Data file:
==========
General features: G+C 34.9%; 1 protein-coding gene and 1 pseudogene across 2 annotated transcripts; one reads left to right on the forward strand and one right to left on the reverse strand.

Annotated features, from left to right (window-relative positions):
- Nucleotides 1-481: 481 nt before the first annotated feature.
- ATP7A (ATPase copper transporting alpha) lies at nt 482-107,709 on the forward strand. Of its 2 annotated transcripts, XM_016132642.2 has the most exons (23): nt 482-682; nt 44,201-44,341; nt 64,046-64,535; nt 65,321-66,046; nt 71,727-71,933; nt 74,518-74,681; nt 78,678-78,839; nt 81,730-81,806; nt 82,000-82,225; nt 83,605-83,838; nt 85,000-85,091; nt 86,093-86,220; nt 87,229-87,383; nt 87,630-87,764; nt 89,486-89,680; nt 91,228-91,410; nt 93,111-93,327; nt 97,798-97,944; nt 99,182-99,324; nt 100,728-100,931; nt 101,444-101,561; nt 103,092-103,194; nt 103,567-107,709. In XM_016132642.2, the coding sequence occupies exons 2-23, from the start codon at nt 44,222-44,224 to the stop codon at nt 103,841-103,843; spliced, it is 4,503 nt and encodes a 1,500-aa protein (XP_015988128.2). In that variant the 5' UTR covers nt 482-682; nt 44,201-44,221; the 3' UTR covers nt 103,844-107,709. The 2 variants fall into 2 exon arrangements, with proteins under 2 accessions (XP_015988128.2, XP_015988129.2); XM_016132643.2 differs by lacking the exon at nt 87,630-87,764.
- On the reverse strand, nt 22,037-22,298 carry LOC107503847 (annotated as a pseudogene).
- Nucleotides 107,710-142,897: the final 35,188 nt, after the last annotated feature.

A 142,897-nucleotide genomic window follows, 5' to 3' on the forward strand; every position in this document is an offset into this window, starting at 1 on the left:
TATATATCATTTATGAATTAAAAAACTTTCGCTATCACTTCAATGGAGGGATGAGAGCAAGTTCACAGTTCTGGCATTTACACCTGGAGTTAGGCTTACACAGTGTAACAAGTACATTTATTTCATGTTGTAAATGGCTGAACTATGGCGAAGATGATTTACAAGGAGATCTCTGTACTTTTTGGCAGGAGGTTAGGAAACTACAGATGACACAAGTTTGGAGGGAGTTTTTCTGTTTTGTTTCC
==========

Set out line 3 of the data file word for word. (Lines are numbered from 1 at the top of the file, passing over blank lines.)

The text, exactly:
- Nucleotides 1-481: 481 nt before the first annotated feature.